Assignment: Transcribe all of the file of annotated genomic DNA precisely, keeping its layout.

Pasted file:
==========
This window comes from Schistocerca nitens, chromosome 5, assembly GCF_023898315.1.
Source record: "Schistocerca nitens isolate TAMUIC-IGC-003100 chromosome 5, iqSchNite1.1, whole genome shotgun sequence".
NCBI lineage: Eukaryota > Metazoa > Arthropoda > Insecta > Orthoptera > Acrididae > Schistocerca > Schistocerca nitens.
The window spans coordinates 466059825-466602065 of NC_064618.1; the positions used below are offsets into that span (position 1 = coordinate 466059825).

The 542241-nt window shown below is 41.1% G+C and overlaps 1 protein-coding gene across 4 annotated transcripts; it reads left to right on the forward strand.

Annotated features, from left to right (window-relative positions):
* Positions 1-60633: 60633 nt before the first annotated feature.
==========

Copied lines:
This window comes from Schistocerca nitens, chromosome 5, assembly GCF_023898315.1.
Source record: "Schistocerca nitens isolate TAMUIC-IGC-003100 chromosome 5, iqSchNite1.1, whole genome shotgun sequence".
NCBI lineage: Eukaryota > Metazoa > Arthropoda > Insecta > Orthoptera > Acrididae > Schistocerca > Schistocerca nitens.
The window spans coordinates 466059825-466602065 of NC_064618.1; the positions used below are offsets into that span (position 1 = coordinate 466059825).

The 542241-nt window shown below is 41.1% G+C and overlaps 1 protein-coding gene across 4 annotated transcripts; it reads left to right on the forward strand.

Annotated features, from left to right (window-relative positions):
* Positions 1-60633: 60633 nt before the first annotated feature.